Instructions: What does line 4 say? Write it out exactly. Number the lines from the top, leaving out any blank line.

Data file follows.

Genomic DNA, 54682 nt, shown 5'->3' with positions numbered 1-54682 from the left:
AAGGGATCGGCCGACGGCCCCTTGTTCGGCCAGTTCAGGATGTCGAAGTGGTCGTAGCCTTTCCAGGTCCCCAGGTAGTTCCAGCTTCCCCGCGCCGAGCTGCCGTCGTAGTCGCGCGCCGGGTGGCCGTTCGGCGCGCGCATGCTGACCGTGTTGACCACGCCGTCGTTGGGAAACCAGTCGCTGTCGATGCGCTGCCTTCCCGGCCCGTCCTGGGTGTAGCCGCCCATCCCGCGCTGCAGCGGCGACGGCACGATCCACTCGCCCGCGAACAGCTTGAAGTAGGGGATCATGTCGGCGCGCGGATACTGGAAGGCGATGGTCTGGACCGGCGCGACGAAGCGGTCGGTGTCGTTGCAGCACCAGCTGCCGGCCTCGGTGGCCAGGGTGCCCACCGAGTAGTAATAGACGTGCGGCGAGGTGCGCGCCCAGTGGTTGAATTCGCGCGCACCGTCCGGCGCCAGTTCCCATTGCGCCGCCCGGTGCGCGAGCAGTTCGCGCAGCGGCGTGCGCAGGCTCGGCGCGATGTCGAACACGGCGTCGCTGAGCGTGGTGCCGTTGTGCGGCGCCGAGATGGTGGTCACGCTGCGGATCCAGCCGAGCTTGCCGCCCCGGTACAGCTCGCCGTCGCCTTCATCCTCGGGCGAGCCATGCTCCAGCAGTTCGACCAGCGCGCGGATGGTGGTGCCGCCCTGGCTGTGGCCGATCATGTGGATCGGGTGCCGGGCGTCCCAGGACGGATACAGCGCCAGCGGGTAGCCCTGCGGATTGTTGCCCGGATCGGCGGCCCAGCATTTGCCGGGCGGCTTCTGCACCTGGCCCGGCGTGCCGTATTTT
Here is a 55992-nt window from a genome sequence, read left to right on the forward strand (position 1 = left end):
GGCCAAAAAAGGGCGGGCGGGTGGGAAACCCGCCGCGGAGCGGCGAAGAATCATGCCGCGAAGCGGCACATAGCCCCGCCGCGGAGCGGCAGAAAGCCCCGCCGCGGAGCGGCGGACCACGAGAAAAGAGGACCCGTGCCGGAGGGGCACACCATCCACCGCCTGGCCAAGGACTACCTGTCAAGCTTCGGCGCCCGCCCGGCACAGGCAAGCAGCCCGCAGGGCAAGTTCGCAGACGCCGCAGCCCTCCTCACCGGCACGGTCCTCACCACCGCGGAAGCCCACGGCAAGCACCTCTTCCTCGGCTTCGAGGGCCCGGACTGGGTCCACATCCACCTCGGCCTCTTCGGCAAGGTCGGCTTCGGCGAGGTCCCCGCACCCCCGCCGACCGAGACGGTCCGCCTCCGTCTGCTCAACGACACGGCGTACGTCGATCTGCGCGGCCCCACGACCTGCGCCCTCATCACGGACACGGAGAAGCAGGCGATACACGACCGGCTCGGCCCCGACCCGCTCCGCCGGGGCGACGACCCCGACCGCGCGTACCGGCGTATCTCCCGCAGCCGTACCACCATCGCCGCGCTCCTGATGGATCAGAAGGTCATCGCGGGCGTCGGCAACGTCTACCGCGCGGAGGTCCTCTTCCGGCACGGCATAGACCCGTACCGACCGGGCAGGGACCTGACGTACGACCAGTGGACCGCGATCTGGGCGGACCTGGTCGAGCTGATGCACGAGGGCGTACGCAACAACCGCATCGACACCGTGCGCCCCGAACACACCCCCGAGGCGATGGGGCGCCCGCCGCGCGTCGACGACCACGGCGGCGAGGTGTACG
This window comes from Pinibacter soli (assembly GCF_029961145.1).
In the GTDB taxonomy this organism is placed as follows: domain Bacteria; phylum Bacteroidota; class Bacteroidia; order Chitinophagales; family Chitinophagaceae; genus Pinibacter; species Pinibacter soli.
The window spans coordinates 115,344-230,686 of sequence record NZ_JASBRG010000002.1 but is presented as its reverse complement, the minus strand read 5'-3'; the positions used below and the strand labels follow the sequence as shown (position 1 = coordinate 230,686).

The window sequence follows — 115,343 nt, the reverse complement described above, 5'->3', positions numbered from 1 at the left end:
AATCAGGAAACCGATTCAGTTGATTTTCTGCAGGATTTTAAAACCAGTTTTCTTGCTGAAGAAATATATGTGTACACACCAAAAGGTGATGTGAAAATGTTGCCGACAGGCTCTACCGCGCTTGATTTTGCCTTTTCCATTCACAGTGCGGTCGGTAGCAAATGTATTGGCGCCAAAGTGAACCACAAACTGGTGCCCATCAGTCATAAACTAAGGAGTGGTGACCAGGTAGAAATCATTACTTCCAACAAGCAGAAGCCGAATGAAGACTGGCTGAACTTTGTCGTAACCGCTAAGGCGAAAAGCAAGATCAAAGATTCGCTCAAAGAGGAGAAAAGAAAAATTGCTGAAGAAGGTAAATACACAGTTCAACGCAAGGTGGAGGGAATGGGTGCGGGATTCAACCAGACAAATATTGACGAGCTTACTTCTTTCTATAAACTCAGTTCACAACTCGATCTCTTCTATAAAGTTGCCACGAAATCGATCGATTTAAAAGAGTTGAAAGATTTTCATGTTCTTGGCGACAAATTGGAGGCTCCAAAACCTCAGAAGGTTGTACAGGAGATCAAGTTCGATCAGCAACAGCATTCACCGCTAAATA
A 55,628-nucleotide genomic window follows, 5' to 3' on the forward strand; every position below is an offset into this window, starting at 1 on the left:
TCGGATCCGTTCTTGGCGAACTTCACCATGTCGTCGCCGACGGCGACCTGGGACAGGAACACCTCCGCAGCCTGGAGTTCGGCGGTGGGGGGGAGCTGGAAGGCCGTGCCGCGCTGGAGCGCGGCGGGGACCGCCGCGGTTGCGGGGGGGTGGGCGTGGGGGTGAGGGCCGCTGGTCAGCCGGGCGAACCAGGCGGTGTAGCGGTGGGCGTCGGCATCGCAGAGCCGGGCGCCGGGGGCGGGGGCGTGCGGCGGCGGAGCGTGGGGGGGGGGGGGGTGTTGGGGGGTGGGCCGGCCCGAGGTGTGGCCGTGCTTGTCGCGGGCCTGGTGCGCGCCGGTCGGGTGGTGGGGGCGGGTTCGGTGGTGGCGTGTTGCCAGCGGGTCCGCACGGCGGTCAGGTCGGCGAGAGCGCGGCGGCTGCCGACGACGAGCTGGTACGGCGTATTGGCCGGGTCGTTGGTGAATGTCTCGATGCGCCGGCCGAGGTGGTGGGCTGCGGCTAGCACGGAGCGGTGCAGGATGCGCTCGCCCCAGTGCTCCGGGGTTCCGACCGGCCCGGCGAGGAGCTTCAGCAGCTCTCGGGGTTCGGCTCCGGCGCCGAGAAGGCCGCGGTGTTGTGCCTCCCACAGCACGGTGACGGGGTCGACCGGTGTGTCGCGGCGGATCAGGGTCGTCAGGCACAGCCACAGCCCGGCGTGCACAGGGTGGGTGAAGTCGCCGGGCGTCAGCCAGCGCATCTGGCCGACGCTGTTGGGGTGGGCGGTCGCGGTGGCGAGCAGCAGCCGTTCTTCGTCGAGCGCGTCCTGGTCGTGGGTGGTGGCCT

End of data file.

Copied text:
GGCCAAAAAAGGGCGGGCGGGTGGGAAACCCGCCGCGGAGCGGCGAAGAATCATGCCGCGAAGCGGCACATAGCCCCGCCGCGGAGCGGCAGAAAGCCCCGCCGCGGAGCGGCGGACCACGAGAAAAGAGGACCCGTGCCGGAGGGGCACACCATCCACCGCCTGGCCAAGGACTACCTGTCAAGCTTCGGCGCCCGCCCGGCACAGGCAAGCAGCCCGCAGGGCAAGTTCGCAGACGCCGCAGCCCTCCTCACCGGCACGGTCCTCACCACCGCGGAAGCCCACGGCAAGCACCTCTTCCTCGGCTTCGAGGGCCCGGACTGGGTCCACATCCACCTCGGCCTCTTCGGCAAGGTCGGCTTCGGCGAGGTCCCCGCACCCCCGCCGACCGAGACGGTCCGCCTCCGTCTGCTCAACGACACGGCGTACGTCGATCTGCGCGGCCCCACGACCTGCGCCCTCATCACGGACACGGAGAAGCAGGCGATACACGACCGGCTCGGCCCCGACCCGCTCCGCCGGGGCGACGACCCCGACCGCGCGTACCGGCGTATCTCCCGCAGCCGTACCACCATCGCCGCGCTCCTGATGGATCAGAAGGTCATCGCGGGCGTCGGCAACGTCTACCGCGCGGAGGTCCTCTTCCGGCACGGCATAGACCCGTACCGACCGGGCAGGGACCTGACGTACGACCAGTGGACCGCGATCTGGGCGGACCTGGTCGAGCTGATGCACGAGGGCGTACGCAACAACCGCATCGACACCGTGCGCCCCGAACACACCCCCGAGGCGATGGGGCGCCCGCCGCGCGTCGACGACCACGGCGGCGAGGTGTACG